Thinking Critically about Argumentation.

Understanding the Rhetorical Appeals of Logos, Pathos, and Ethos.

Considering the Context of Time and Place.

Putting Persuasion into Practice.

3. Analyzing Perspectives in Argument.

Perspective and Point of View.

Developing an Argumentative Thesis.

Your Angle on the Argument.


Student Writing: Position Papers, Angela Ragestar.


Exploring Multiple Sides of an Argument.


Student Writing: Multiple Sides Project (excerpt), Alisha Ali.

Understanding the Canons of Rhetoric.

Representing Multiple Sides in Your Argument.

READING: Nora Ephron, “The Boston Photographs.”

The Ethics of Visual Representation.

Constructing Your Own Argument.


4. Planning and Proposing Research Arguments.

Constructing a Research Log.

Graphic Brainstorming.

Webbing Ideas.

Zooming in on a Topic.

Webbing Questions to Focus the Topic.

The Research Sketch.

The Research Freewrite.

Student Writing: Research Freewrite, Bries Deerrose.

The Research Abstract.

Student Writing: Research Abstract: Bries Deerrose.


Drafting the Hypothesis.


Student Writing: Research Proposal (excerpt), Tommy Tsai.


Student Writing: Reflection Letter (excerpt), Tommy Tsai.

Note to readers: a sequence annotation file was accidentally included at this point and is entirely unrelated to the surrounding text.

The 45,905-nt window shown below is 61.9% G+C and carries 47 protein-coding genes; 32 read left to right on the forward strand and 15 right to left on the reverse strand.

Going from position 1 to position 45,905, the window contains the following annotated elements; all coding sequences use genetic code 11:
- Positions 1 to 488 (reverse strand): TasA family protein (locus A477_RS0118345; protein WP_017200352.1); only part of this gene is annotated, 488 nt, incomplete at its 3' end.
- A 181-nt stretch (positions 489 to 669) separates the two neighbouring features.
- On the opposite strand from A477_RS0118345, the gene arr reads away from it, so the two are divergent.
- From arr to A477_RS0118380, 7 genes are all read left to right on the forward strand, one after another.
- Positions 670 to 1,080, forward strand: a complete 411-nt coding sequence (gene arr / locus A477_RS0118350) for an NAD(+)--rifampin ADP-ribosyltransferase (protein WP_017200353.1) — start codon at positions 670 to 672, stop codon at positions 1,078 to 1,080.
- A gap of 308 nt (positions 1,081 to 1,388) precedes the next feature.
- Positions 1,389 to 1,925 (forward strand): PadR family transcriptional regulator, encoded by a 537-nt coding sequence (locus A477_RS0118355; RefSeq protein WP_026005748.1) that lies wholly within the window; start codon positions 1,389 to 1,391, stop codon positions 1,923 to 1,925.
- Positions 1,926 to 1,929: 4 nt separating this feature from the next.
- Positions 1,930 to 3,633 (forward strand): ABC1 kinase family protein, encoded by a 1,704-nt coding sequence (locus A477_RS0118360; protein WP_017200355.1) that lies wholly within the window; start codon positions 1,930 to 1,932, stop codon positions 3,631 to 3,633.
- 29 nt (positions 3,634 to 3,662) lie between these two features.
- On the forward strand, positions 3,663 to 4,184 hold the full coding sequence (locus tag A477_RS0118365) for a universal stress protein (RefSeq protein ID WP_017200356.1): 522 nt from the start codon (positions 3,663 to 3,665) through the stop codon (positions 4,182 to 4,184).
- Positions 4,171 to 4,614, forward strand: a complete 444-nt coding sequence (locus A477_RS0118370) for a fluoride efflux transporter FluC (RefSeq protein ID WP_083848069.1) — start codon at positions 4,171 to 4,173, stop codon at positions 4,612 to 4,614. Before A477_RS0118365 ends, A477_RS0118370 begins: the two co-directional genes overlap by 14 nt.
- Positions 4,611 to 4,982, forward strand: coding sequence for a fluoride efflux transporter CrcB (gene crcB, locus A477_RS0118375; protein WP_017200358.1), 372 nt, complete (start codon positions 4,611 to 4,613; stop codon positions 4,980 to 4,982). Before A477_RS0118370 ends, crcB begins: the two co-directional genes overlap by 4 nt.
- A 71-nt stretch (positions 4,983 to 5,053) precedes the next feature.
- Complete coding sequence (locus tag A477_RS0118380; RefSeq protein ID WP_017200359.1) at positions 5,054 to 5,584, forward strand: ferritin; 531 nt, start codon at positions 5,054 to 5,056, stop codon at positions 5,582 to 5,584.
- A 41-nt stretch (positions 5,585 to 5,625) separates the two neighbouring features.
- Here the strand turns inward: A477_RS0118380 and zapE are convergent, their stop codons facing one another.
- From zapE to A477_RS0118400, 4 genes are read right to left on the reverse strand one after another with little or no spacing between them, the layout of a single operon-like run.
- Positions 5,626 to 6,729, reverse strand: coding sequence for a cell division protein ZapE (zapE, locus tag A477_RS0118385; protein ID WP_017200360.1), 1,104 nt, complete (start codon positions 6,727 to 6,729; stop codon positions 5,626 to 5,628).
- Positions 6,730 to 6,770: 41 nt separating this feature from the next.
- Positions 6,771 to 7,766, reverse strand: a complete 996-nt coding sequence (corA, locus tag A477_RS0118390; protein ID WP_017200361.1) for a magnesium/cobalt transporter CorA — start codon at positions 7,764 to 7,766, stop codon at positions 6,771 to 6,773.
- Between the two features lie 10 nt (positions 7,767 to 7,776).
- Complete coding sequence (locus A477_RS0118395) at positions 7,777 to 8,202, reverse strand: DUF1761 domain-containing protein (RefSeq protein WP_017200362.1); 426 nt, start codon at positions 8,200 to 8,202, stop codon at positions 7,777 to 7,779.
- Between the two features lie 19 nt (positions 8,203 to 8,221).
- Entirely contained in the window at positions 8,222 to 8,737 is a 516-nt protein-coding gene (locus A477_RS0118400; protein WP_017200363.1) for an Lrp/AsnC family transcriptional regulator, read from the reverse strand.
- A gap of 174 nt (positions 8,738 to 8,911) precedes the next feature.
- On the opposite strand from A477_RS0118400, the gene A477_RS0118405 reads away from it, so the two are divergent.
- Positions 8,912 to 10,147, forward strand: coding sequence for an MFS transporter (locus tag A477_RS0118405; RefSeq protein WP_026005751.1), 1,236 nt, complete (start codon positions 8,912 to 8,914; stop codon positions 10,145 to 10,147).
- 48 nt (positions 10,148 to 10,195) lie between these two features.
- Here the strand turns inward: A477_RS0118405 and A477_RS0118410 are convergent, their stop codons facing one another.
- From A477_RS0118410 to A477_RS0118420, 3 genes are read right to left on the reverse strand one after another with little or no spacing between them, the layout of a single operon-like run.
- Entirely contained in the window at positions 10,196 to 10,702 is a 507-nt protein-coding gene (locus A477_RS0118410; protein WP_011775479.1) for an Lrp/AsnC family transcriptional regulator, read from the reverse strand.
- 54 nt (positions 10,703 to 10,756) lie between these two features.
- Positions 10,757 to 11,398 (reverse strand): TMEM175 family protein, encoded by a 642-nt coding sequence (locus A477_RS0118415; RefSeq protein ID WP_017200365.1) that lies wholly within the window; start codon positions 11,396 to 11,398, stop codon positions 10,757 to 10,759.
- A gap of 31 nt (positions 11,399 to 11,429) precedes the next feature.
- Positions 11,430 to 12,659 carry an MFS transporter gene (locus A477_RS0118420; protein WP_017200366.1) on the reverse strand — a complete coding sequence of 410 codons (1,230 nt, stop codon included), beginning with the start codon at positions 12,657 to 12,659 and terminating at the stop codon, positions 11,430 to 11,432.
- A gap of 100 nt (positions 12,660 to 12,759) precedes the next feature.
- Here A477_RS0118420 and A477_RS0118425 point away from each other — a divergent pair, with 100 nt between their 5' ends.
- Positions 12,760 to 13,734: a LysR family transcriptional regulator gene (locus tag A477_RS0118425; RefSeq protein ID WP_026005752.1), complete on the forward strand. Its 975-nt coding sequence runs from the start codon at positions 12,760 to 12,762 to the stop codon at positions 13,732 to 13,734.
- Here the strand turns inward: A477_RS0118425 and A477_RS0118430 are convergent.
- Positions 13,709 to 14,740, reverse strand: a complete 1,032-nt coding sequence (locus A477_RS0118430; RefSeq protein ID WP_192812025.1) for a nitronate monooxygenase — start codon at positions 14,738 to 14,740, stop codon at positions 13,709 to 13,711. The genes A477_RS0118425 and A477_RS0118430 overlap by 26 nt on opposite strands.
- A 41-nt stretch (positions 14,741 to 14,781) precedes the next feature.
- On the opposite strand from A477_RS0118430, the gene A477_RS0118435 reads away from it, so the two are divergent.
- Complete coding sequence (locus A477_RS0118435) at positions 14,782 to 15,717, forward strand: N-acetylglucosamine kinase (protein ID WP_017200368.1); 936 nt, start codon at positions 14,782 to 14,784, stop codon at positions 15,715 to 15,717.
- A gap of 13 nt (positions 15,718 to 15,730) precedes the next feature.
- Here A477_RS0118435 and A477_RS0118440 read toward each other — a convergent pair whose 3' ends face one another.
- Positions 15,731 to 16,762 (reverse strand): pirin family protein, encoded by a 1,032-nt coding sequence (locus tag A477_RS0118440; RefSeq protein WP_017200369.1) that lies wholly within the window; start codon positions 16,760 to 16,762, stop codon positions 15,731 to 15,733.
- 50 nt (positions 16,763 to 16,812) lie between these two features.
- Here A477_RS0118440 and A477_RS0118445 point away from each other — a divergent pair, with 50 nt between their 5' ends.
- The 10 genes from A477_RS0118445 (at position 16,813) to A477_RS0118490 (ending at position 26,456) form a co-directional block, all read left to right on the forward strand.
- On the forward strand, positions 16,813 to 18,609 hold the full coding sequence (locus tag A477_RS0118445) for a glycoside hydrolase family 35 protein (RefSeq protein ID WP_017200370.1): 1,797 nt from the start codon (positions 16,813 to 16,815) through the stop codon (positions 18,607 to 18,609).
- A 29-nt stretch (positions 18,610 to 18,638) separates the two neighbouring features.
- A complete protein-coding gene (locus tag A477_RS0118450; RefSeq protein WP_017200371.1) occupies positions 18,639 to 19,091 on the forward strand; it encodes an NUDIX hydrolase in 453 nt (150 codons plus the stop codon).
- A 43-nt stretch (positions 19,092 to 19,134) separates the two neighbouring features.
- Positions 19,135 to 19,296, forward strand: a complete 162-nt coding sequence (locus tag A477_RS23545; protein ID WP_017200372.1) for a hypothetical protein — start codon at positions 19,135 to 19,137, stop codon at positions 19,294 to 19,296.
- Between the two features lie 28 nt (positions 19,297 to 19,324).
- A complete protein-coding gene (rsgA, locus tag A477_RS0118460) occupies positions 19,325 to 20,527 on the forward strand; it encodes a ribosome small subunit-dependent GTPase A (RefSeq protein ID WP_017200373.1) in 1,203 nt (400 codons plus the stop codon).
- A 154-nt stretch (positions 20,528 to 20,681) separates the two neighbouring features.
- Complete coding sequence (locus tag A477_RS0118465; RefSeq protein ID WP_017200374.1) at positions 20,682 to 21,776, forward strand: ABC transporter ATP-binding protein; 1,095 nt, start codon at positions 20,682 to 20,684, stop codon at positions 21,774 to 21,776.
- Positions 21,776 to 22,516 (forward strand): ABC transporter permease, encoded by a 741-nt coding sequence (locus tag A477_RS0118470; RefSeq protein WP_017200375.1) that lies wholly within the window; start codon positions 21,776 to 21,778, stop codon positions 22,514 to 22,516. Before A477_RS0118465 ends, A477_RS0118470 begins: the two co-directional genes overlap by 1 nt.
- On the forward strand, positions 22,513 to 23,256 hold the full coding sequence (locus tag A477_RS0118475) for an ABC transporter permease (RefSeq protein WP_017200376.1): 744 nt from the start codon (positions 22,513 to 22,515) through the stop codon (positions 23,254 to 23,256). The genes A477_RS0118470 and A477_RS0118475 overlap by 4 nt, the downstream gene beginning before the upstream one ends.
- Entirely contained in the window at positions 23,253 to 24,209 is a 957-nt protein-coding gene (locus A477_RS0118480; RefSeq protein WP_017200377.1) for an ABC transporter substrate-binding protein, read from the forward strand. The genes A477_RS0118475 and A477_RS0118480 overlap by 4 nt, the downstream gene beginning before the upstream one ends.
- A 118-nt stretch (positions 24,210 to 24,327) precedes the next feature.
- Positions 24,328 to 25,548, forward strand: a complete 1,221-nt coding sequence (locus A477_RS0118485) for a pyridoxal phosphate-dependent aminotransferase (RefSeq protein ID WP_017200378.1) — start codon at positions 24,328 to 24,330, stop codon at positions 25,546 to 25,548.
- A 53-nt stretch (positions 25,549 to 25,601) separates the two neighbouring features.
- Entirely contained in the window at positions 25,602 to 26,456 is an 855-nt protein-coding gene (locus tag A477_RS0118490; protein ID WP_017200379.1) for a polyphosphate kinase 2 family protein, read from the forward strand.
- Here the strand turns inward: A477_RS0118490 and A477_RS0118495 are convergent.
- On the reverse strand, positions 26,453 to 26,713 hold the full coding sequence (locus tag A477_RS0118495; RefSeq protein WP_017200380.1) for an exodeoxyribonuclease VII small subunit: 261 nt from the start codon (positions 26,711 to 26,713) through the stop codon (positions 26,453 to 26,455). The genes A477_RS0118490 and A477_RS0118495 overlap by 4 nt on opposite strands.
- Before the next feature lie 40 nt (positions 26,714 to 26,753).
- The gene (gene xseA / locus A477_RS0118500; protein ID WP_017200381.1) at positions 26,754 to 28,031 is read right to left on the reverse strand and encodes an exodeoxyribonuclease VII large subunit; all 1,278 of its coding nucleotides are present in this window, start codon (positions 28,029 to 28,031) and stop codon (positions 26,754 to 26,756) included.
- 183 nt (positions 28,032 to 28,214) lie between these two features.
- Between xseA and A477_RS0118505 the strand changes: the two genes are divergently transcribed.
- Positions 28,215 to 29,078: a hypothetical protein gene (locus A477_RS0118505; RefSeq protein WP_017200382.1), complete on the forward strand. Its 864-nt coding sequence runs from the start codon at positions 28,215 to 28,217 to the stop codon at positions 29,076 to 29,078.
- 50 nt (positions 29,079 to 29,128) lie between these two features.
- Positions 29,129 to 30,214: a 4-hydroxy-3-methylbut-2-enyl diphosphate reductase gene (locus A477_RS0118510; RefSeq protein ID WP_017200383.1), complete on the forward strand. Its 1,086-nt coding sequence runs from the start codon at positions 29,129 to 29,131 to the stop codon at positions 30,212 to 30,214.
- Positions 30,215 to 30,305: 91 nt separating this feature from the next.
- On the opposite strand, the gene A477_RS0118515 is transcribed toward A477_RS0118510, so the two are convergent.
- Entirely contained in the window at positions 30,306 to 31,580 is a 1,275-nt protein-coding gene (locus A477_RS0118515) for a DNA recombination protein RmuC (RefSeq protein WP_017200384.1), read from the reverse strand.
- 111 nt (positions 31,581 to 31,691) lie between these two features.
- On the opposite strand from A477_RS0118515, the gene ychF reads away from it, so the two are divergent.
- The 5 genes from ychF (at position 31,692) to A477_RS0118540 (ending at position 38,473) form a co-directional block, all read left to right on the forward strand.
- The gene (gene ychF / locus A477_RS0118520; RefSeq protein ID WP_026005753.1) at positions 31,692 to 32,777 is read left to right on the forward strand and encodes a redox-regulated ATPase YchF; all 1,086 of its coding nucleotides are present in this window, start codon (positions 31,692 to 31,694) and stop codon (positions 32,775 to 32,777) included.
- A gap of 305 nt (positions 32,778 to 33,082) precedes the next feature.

5. Finding and Evaluating Research Sources.

Visualizing Research.

Understanding Primary and Secondary Sources.

Developing Search Terms.

Evaluating Your Sources.

Locating Sources for Your Research Argument.

Thinking about Field Research.


Student Writing: Field Research Inquiry Letter, Sean Bruich.

Creating a Dialogue with Your Sources.


Student Writing: Dialogue of Sources (excerpt), Amanda Johnson.

Note-Taking as a Prelude to Drafting.


Student Writing: Visual Annotated Bibliography (excerpt), Carly Geehr.

Implementing Your Research Skills.

6. Organizing and Writing Research Arguments.

Sketching Your Draft in Visual Form.

Moving from Visual Maps to Outline Strategies.


Student Writing: Research Paper Outline, Lee-Ming Zen.

Organizing Your Argument.

Avoiding Plagiarism.

Spotlight on Your Argument.

Working with Sources.

Effective Arrangement of Visual Evidence.

Drafting Your Research Argument.

Making the Most of Collaboration.

Revising Your Draft.

Focusing on Your Project.


7. Composing Presentations.

Possibilities for Presentations.

Using Visual Rhetoric in Presentations.

Attention to Purpose, Audience, Possibilities.

Transforming Your Research Argument into a Presentation.

Considering Strategies of Design.

Ways of Writing for Diverse Presentations.

Choosing Methods of Delivery.

Practicing Your Presentation.

Documenting Your Presentation.

Creating Your Own Presentation.

8. Designing Visual Arguments and Web Sites.

Approaching the Visual Argument.

Decorum in Contemporary Arguments.

Crafting the “Op-Ad” as Public Argument.


Student Writing: Op-Ad, Carrie Tsosie.

Producing the Photoessay as a Persuasive Document.


Student Writing: Electronic Photo-essay, Ye Yuan.

Composing Web Sites as a Rhetorical Act.

Making Visual Collages, Music Montages, and Murals.


Student Writing: Photomontage, Yang Shi.


Student Writing: Mural, Lauren Dunagan.

Creating Your Visual Argument.

9. Writing for Public and Professional Communities.

Anticipating Diverse Audiences.

Using Visual Rhetoric in Community Writing.